SQLServerCentral Article

Kill That Target!


Kill that Target Server!


A few weeks ago I was asked to change the maintenance plan on one of our new servers to meet the production standards. This server had recently moved into production after having been configured by a developer (usually a bad idea IMHO).

So I connected to the server and edited the maintenance plan. When I went to save it, I received the following message:

Error 14274: Cannot add, update, or delete a job (or its steps or schedules) that originated from an MSX Server

Hmmmm. This threw me for a loop and I decided to dig into why this was the case.

What I did

A few of you might wonder why this bothered me. After all, if a master server (MSX) is sending jobs to its targets (TSX servers), then it's unlikely you want to start creating exceptions.

However, if I told you that I don't use master and target servers, then you might be more interested to read on.

Indeed this is the case. I don't have a master server installed because I am always running into exceptions and prefer the ability to manage items like backup jobs from each server. I think it is easier to administratively ensure the jobs are correct.

So imagine my surprise when I saw the message.

And annoyed. So I started at TechNet. A quick search of the error number revealed three results, one of which is BUG #: 351576. As you read the article, it appears that this is a renaming problem.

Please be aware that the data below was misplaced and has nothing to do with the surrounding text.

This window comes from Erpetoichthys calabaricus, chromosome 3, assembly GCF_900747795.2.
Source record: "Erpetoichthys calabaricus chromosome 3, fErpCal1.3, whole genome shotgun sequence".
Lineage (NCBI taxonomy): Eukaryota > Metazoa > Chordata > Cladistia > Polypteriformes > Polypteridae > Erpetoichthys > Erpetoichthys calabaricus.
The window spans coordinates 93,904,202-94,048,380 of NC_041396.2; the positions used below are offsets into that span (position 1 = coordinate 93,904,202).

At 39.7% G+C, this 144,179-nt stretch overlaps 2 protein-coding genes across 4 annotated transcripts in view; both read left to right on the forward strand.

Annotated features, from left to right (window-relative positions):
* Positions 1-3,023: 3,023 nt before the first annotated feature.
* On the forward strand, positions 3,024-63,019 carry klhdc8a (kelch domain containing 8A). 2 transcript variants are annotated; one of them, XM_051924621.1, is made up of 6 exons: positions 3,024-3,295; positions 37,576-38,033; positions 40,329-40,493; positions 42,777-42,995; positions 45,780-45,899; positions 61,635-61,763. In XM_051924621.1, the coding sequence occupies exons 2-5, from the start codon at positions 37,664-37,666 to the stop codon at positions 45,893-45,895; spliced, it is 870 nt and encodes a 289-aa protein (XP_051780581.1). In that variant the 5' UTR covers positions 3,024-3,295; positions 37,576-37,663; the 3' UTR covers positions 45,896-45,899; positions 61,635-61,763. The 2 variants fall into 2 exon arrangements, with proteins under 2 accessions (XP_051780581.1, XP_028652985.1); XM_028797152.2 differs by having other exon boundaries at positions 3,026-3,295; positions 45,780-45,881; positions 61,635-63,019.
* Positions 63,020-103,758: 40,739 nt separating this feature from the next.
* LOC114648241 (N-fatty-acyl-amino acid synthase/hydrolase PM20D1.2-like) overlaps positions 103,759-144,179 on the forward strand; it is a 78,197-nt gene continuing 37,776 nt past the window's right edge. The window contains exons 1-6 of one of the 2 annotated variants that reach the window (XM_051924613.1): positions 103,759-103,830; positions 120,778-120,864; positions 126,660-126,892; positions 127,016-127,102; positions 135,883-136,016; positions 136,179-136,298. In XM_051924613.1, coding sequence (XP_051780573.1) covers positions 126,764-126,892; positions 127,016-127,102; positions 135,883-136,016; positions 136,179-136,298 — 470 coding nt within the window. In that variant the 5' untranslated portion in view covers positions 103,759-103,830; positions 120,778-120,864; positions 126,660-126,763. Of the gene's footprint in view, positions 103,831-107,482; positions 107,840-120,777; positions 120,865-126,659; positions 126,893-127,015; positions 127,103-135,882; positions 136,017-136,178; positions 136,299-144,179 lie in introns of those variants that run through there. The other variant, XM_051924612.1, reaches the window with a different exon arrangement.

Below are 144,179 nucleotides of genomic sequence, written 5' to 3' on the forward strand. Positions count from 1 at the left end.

This makes sense to me. We often name replacement servers or non production servers with an "a" at the end of the name. Then when we move it into production, we rename it. The article mentions that the workaround it renaming the server, then altering or deleting the job and then renaming the server again.

Too much work.

At least for me. The article does mention that sysjobs.originating_server is place where the data is stored. Simple enough for me. Open the msdb database in Enterprise Manager, click "tables", right click the sysjobs table and select Open, return all rows.

And there is the old server name. I edit each row and change the name to the new server name and close the table. A double check and I can now edit the maintenance plans and alter the jobs.


Now I don't recommend editing system tables. Do that at your own risk, but this seems like a pretty simple edit to me. Be sure that you do have your db backup up, however, something I didn't mention above because we snag msdb every night and this one hadn't changed other than the backup history. Also this was a non production server.

One other thing I can recommend. Search TechNet first. It's amazing how much information you can get from there. Sometimes you get deluged, however, and our forums are quicker, but give it a shot.

As always I welcome feedback on this article using the "Your Opinion" button below. Please also

rate this article.

Steve Jones

©dkRanch.net September 2002

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